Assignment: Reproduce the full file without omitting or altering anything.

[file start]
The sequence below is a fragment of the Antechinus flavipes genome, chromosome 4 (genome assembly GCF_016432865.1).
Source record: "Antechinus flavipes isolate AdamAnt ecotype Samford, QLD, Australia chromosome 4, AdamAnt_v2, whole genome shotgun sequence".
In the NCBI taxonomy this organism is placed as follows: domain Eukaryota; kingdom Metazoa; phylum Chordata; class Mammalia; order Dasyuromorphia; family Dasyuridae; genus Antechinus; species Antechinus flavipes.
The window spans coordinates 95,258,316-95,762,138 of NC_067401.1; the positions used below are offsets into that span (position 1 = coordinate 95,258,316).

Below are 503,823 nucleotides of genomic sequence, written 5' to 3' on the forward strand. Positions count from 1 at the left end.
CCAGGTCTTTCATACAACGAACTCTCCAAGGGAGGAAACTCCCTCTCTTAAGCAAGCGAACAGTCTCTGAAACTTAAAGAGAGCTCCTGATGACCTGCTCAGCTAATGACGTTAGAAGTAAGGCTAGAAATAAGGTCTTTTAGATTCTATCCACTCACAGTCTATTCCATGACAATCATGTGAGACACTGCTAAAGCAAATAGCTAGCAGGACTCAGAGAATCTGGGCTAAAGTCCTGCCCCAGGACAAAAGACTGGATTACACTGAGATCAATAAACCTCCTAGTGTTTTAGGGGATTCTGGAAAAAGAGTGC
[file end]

The sequence below is a fragment of the Antechinus flavipes genome, chromosome 4 (genome assembly GCF_016432865.1).
Source record: "Antechinus flavipes isolate AdamAnt ecotype Samford, QLD, Australia chromosome 4, AdamAnt_v2, whole genome shotgun sequence".
In the NCBI taxonomy this organism is placed as follows: domain Eukaryota; kingdom Metazoa; phylum Chordata; class Mammalia; order Dasyuromorphia; family Dasyuridae; genus Antechinus; species Antechinus flavipes.
The window spans coordinates 95,258,316-95,762,138 of NC_067401.1; the positions used below are offsets into that span (position 1 = coordinate 95,258,316).

Below are 503,823 nucleotides of genomic sequence, written 5' to 3' on the forward strand. Positions count from 1 at the left end.
CCAGGTCTTTCATACAACGAACTCTCCAAGGGAGGAAACTCCCTCTCTTAAGCAAGCGAACAGTCTCTGAAACTTAAAGAGAGCTCCTGATGACCTGCTCAGCTAATGACGTTAGAAGTAAGGCTAGAAATAAGGTCTTTTAGATTCTATCCACTCACAGTCTATTCCATGACAATCATGTGAGACACTGCTAAAGCAAATAGCTAGCAGGACTCAGAGAATCTGGGCTAAAGTCCTGCCCCAGGACAAAAGACTGGATTACACTGAGATCAATAAACCTCCTAGTGTTTTAGGGGATTCTGGAAAAAGAGTGC